If you’re dealing with disrepair in your home, this can be an understandable cause for stress, especially if you feel your landlord is not adequately responding to the issue at hand. In order to resolve the matter as quickly as possible, it’s critical to understand the options available to you as a tenant. Though the most obvious may be to take legal action, in actual fact, this isn’t the only recourse. In this article, we break down the differences between bringing a legal claim and contacting the Housing Ombudsman, and why you may want to consider one over the other.
Taking action against your landlord for a disrepair claim
If you have disrepair in your rental property, it’s advisable to take the following steps:
- First, notify your landlord of the disrepair. If they fail to carry out the relevant repairs, you can make a complaint using their complaints procedure.
- If you’re unhappy with the outcome, contact the Housing Ombudsman (“Ombudsman”)
- Should this be unsuccessful, take legal action.
Should I take legal action or contact the housing Ombudsman?
When you’re facing with disrepair in your home, it’s not only stressful, but difficult to know what your next steps should be. Understandably, your temptation might be to take immediate legal action or circumvent your landlord to contact the housing Ombudsman straight away. However, bear in mind that the processes involved differ slightly and that the Ombudsman may be able to investigate complaints that disrepair legal action cannot deal with. For this reason, it’s advisable to look at the differences before deciding what you’re going to do.
Some key differences are cost, amount of compensation you can get, length of time the processes take, and the types of matter.
How to contact the housing ombudsman
- You must follow your landlords’ complaints procedure before contacting the Ombudsman, whether via a designated person or directly. To contact the Ombudsman directly, you must wait 8 weeks after your landlord gives you their final response to your complaint. Generally, you must contact the Ombudsman within 12 months from the end of your landlord’s internal complaints procedure.
- The Housing Ombudsman can award compensation. However, it may be lower than what you would receive by pursuing your landlord through legal action.
- Enforcement action cannot be taken against your landlord if they fail to comply with the Ombudsman’s decision.
How long will it take to resolve my complaint with the housing ombudsman?
- The Ombudsman will try to resolve the complaint through their early resolution process. Hopefully, you and your landlord can reach an agreement within 2 months.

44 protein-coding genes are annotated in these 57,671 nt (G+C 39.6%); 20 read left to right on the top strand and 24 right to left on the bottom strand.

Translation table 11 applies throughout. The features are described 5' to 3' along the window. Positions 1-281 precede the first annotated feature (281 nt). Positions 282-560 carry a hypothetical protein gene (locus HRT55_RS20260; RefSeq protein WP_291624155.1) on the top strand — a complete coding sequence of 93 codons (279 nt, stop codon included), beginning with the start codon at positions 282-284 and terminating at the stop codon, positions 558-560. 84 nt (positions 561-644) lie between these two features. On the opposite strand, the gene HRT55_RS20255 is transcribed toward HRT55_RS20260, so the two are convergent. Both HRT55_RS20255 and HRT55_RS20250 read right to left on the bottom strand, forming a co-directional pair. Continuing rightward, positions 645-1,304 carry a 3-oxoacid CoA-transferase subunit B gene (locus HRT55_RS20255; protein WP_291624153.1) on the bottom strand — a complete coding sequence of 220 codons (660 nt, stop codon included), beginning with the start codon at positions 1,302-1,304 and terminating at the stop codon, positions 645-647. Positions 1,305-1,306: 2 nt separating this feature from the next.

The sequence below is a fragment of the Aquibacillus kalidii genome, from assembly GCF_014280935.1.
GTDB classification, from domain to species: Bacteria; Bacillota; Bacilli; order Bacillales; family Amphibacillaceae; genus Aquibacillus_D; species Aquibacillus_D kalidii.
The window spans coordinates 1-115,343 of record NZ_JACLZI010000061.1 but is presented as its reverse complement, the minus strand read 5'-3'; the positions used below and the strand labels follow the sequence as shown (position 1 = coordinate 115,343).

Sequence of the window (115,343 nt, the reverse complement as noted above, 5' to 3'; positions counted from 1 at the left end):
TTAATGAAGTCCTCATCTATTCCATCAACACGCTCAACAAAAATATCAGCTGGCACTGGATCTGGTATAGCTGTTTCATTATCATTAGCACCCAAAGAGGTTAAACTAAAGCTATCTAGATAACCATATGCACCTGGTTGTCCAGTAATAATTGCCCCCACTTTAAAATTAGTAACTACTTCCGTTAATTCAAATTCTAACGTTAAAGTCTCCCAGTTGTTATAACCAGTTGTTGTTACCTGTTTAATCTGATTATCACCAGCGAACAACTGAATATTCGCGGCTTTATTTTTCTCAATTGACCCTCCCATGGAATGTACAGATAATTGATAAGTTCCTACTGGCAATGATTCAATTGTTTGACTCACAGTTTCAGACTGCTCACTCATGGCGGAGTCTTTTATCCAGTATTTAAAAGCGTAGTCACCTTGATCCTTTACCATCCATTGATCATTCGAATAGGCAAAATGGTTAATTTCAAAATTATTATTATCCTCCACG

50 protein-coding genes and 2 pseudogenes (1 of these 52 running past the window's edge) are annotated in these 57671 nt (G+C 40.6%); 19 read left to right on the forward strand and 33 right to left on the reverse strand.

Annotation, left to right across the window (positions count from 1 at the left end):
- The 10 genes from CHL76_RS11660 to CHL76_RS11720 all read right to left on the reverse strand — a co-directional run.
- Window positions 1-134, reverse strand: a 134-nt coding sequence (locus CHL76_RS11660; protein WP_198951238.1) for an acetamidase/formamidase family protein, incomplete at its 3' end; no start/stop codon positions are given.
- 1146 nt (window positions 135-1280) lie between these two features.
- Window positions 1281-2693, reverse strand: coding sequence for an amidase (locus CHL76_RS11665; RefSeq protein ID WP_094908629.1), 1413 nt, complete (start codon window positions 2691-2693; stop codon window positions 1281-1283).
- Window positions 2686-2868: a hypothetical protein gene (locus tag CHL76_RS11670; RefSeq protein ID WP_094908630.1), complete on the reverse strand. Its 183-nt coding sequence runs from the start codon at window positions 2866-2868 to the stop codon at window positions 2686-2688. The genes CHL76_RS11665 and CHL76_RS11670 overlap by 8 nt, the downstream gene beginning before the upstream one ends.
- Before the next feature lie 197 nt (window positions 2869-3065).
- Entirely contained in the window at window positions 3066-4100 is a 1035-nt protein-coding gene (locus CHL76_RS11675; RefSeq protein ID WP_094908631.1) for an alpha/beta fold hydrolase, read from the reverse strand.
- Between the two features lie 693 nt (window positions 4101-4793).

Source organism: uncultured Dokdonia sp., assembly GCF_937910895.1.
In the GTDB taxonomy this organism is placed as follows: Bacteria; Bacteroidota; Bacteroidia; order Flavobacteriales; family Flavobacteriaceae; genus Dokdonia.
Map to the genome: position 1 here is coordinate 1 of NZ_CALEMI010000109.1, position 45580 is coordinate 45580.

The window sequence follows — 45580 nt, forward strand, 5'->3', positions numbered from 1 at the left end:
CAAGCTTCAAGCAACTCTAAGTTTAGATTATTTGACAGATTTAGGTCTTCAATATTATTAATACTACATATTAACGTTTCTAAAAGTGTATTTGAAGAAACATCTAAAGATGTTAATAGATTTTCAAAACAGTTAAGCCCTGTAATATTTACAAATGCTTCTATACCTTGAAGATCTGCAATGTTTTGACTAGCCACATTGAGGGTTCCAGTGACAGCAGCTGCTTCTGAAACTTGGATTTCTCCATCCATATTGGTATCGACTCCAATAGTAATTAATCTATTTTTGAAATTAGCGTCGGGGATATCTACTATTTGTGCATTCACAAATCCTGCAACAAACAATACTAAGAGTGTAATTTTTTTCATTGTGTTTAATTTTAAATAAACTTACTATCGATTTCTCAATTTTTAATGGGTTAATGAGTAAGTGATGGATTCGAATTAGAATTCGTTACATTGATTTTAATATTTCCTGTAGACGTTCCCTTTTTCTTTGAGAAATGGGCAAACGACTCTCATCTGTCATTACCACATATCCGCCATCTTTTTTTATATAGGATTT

- If the early resolution process is unable to resolve the complaint, you may need to undergo a formal investigation. This can take up to a year or possibly longer for your complaint to be resolved.
Process for taking legal action against your landlord
- If you pursue legal action, you must have notified your landlord of the disrepair and allowed them a reasonable time to carry out the repairs. However, if for example, your landlord owns the whole building where you live and there is disrepair to the common parts, you do not have to notify your landlord of the disrepair for their repairing obligation to arise. However, if you fail to notify your landlord of the disrepair to the common parts, it may affect any compensation awarded. You should always consider negotiations and alternative dispute resolution before issuing a claim and throughout the legal action.
- If you take legal action and a settlement is agreed upon or a court makes an order for repairs to be carried out, you can enforce this in court if your landlord fails to carry out the repairs.
Please note that your solicitor should ensure that the settlement/order includes enforceable provisions to complete the repairs within a specific period. If the landlord fails to comply with the settlement/order, further compensation will often be sought.
How long will it take to resolve my disrepair claim?
Legal action can take up to a year or longer but often settles before trial. However, if your landlord does not carry out the repairs you may need to take further court action by way of enforcement.
A zero-tolerance approach to damp and mould?
Although dealing with damp and mould is frustrating, it seems the tide is turning in the right direction (for tenants). In October 2021, the Housing Ombudsman published a report that urged social landlords to take a zero tolerance approach on damp and mould, pointing towards a need for a ‘proactive’ rather than ‘reactive’ approach in order to improve residents’ experiences. If you’re in need of legal guidance, don’t hesitate to get in touch with one of our expert solicitors.
* Disclaimer: The information is for general information only. This article is not legal advice and you should not treat it as such. We provide this information without any representations or warranties, express or implied. *